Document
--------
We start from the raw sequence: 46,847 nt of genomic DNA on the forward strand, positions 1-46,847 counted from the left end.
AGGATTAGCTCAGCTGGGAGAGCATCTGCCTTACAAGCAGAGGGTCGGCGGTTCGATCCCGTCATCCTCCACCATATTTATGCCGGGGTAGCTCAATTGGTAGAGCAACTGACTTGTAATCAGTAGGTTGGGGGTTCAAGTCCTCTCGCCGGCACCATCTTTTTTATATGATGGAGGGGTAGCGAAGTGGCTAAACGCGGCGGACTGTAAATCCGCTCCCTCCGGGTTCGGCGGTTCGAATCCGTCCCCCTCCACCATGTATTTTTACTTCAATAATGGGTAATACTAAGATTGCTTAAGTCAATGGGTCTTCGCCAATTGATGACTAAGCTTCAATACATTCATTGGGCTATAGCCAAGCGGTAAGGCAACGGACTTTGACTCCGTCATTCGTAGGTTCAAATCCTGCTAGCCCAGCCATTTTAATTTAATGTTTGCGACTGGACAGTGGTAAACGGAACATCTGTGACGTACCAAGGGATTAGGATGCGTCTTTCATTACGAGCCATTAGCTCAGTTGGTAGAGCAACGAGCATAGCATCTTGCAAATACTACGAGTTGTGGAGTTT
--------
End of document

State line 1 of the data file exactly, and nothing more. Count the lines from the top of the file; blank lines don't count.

We start from the raw sequence: 46,847 nt of genomic DNA on the forward strand, positions 1-46,847 counted from the left end.